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A flood of impoverished migrants from border countries is changing the face of Chile.
SANTIAGO, Chile — Chileans are coming to terms with the fact that immigrants are here to stay.
Thirty-five years ago, Chile was a major exporter of migrants. Today it’s a chief destination for Latin Americans looking for economic and political stability.
From 2002 to 2009, immigration jumped by 91 percent, just counting the legal immigrants. Meanwhile, tens of thousands of illegal immigrants are looking for ways to settle here.
The more than 360,000 foreigners in Chile account for slightly more than 2 percent of the total population.
These are no longer the European immigrants whom Chile encouraged to come in the 19th and early 20th centuries to boost agricultural production and commerce. More than 60 percent of today’s immigrants arrived over the past 20 years from border states, mainly Peruvians (37.1 percent), Argentines (17.2 percent) and Bolivians (6.8 percent).
Chileans have given the trend a name: the “New Immigration,” referring to the flood of mainly impoverished migrants from border countries looking for work, stability and a better quality of life.
Chileans — who until 15 years ago or so rarely saw indigenous or black people walking down the street — are just starting to realize that their demographics are changing.
But this means they have to make a serious effort to tone down their underlying racism and xenophobia, fueled by the fear of losing jobs to foreigners.
“Chileans have always received the blond, blue-eyed immigrants with their arms open. Not so the dark-skinned workers from our closest neighbors,” said congresswoman Maria Antonieta Saa, who has been pushing for a new immigration bill. “Just now we are beginning to realize we live among immigrants.”
A 2008 government survey on immigrants in three regions of the country found that on average one-third of immigrants had suffered some sort of discrimination. Among Peruvians and Bolivians in the north of the country, the proportion was much higher.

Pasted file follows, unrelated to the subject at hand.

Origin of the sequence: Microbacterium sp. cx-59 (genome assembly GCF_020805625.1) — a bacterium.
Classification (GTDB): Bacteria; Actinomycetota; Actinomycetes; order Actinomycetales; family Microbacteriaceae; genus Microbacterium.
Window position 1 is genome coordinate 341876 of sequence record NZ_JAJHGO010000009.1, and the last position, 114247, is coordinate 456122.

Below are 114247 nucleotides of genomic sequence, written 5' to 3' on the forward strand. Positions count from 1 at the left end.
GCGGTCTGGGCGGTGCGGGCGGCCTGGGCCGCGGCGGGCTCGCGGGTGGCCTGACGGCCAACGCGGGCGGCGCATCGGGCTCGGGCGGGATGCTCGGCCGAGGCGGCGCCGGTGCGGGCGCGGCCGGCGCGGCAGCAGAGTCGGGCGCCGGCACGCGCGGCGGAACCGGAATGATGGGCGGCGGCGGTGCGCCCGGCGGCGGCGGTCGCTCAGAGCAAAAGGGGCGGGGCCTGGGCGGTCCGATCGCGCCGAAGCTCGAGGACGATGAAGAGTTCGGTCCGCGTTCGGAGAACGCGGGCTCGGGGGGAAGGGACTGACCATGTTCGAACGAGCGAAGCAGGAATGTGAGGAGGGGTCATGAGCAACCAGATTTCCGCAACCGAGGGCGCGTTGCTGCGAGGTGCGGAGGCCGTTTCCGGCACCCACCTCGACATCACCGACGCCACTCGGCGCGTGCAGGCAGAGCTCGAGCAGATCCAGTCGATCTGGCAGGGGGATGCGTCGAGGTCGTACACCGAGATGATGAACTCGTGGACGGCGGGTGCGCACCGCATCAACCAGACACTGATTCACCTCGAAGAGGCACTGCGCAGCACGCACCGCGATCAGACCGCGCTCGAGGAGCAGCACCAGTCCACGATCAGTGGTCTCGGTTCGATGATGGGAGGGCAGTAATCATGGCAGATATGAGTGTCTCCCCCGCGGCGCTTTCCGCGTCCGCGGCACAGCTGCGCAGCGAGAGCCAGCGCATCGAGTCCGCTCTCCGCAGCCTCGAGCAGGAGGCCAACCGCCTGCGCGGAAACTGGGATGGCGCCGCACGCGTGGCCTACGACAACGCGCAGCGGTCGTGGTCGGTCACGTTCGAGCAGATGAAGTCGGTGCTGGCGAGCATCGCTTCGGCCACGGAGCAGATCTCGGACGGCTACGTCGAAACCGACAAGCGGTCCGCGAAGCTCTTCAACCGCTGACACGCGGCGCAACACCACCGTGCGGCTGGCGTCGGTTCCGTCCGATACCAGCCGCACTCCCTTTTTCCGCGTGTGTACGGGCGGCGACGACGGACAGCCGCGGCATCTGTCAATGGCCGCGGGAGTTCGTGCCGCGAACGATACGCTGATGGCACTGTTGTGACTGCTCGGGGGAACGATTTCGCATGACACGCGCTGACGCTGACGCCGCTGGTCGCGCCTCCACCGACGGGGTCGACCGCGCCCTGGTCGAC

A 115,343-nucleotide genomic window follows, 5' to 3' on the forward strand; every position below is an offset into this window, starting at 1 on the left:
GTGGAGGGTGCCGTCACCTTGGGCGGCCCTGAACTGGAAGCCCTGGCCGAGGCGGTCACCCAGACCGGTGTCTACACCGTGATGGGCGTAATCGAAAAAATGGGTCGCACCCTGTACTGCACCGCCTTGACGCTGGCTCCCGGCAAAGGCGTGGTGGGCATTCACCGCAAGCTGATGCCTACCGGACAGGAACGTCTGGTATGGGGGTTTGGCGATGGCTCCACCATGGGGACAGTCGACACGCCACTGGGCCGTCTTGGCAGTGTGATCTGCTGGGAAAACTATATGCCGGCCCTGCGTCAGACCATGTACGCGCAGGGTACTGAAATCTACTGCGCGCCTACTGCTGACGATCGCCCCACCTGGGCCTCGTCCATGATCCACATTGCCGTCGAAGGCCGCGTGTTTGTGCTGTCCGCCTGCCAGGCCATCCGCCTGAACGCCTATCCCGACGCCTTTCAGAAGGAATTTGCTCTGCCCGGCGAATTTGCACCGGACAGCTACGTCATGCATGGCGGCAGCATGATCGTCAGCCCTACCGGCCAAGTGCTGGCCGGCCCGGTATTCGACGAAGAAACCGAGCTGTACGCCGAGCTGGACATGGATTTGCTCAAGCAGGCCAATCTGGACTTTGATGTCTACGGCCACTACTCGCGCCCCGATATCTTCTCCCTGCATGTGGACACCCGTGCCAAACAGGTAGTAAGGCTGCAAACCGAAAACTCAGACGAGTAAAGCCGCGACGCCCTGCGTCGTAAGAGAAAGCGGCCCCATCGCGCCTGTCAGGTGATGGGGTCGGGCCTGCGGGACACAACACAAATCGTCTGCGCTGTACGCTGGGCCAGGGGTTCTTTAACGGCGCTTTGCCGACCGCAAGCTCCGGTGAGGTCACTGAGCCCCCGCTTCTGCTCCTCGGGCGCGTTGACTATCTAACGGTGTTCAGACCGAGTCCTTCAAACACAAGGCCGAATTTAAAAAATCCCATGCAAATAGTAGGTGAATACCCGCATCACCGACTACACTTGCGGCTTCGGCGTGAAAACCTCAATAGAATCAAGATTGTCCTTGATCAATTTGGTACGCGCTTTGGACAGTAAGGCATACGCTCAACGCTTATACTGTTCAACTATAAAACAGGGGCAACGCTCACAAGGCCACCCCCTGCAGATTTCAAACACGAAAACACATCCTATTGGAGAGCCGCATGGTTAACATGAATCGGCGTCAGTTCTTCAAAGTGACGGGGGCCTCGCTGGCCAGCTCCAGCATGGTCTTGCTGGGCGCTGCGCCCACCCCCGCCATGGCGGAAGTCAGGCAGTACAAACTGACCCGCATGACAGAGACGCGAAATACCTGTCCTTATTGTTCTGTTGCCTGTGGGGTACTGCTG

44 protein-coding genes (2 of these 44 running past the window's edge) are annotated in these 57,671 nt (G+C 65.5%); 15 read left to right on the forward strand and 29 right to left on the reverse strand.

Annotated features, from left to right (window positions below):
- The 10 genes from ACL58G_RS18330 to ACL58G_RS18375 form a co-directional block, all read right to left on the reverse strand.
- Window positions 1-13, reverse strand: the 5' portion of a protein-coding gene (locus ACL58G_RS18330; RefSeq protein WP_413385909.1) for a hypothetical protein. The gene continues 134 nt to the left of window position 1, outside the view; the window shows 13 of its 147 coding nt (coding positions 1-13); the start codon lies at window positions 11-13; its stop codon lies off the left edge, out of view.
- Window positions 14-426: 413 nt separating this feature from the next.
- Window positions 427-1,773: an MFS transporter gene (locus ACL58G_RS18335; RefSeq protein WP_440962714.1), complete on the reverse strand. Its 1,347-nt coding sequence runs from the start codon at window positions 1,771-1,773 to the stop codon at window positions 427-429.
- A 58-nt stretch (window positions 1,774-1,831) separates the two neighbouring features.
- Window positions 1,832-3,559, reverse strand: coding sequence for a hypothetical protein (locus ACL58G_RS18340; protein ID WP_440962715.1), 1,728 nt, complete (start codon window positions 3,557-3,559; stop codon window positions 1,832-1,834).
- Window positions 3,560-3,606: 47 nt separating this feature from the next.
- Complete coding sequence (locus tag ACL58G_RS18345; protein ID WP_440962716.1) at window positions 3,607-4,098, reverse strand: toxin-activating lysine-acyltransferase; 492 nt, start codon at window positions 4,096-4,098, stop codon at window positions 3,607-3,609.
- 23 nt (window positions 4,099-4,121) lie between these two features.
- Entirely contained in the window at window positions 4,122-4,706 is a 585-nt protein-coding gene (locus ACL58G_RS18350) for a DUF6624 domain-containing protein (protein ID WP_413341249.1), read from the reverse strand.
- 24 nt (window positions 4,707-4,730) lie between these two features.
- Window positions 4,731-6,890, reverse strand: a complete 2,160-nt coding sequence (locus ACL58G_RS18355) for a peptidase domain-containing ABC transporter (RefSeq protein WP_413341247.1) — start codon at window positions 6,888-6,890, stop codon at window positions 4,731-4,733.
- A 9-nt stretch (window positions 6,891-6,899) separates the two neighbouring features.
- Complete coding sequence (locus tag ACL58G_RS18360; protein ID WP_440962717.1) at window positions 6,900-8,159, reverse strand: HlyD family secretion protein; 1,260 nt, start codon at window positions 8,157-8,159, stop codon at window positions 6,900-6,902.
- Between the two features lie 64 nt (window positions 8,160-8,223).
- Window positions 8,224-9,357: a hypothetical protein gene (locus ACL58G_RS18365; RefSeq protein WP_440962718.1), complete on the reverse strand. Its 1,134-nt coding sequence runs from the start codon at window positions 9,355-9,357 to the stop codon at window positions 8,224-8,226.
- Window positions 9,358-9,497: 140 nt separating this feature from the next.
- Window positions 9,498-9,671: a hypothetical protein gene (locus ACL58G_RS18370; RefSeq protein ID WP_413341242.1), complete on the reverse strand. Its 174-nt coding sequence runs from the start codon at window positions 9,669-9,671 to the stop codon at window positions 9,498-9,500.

The same study found that more than 70 percent of immigrants come to Chile in search of work, including Colombians like Jose.
Jose, 30, would not say his last name because he is trying to figure out a way to stay in Chile and bring his wife and two children from Cali. He arrived on a three-month tourist visa in November and already has an informal job with a friend in a cleaning company.
“In Colombia I worked selling encyclopedias, Bibles, textbooks. But here you can make money stretch much more. And you can go out on the streets without a problem, there isn’t so much violence everywhere,” he said.
Jose was hanging out that morning at a hairdresser shop owned by Marta, an elderly immigrant from Guayaquil, Ecuador. She arrived seven years ago, and by now has three sisters, eight grandchildren and three great-grandchildren in Chile, all with permanent residence visas.
Her small business is one of the dozens of the mainly Peruvian shops, soda fountains and restaurants, peppered with money exchanges, couriers and call centers, packed one next to the other in the area known as “Little Lima.”
But it is in the desert north — in the areas lost by Peru and Bolivia to Chile in the Pacific War in the late 19th century — where the concentration of Peruvian and Bolivian immigrants is radically changing local demographics.